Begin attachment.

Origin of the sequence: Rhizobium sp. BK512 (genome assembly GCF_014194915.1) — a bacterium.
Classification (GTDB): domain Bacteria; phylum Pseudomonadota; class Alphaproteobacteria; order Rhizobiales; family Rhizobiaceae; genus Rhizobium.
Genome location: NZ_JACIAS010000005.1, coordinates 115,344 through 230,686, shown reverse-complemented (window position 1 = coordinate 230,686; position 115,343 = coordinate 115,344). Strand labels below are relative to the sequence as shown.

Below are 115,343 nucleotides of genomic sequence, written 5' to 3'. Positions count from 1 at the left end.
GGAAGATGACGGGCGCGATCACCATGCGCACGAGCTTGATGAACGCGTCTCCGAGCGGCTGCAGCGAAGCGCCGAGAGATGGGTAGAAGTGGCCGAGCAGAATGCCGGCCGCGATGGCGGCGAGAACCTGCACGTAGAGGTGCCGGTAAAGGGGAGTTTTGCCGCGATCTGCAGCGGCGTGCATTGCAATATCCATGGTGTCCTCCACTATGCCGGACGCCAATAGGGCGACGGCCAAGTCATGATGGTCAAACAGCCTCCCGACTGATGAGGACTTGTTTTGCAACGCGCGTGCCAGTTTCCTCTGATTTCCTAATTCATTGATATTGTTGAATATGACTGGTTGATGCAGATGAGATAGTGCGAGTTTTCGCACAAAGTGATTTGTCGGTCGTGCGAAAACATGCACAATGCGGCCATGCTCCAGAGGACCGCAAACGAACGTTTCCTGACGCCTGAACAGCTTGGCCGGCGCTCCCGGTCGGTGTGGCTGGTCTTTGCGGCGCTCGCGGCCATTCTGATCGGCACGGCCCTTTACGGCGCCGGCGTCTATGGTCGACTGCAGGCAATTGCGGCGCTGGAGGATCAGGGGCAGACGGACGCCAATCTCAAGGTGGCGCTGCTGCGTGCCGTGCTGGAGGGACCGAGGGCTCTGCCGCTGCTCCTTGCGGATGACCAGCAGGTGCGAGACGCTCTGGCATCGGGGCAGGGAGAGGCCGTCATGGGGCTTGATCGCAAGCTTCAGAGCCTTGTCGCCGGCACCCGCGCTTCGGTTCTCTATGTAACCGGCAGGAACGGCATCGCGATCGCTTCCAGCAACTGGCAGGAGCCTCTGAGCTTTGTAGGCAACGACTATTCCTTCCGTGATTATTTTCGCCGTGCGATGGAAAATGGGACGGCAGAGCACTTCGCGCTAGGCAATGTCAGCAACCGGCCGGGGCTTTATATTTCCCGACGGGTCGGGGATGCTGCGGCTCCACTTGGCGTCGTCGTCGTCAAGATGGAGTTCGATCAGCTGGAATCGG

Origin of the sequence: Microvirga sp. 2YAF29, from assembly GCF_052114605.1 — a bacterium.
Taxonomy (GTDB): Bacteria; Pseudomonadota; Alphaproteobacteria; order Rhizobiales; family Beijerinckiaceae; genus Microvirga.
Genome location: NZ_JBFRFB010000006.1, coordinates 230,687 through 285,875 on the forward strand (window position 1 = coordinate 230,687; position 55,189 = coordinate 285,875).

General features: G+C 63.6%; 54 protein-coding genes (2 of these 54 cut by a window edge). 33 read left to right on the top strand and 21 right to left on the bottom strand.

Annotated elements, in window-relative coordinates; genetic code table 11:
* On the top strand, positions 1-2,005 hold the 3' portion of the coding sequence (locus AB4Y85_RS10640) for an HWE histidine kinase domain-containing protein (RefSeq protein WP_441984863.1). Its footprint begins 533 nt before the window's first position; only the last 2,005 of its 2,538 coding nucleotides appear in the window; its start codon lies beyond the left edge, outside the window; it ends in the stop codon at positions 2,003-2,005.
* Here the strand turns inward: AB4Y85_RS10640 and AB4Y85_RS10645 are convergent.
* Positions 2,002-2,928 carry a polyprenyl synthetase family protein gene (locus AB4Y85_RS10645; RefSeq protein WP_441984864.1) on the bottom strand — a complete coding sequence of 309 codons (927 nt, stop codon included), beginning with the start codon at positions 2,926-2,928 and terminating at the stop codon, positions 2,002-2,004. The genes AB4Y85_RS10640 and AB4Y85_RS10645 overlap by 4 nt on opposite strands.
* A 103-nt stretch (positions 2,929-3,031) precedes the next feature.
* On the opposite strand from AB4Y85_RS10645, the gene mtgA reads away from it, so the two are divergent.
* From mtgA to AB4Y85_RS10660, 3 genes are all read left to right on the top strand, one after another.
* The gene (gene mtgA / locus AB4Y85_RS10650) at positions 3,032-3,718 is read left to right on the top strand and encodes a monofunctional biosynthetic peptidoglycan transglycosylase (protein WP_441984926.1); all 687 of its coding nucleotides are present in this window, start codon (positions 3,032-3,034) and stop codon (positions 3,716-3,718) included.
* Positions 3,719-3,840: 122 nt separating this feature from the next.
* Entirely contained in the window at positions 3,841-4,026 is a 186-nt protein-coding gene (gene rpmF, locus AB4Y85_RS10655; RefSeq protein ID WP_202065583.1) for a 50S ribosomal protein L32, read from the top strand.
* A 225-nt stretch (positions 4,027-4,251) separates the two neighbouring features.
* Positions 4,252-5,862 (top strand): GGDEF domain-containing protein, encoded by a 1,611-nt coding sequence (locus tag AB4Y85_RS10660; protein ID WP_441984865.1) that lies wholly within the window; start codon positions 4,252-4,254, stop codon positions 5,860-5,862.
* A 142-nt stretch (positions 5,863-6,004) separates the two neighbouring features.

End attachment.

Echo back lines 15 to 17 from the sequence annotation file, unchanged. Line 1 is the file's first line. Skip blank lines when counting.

* On the opposite strand from AB4Y85_RS10645, the gene mtgA reads away from it, so the two are divergent.
* From mtgA to AB4Y85_RS10660, 3 genes are all read left to right on the top strand, one after another.
* The gene (gene mtgA / locus AB4Y85_RS10650) at positions 3,032-3,718 is read left to right on the top strand and encodes a monofunctional biosynthetic peptidoglycan transglycosylase (protein WP_441984926.1); all 687 of its coding nucleotides are present in this window, start codon (positions 3,032-3,034) and stop codon (positions 3,716-3,718) included.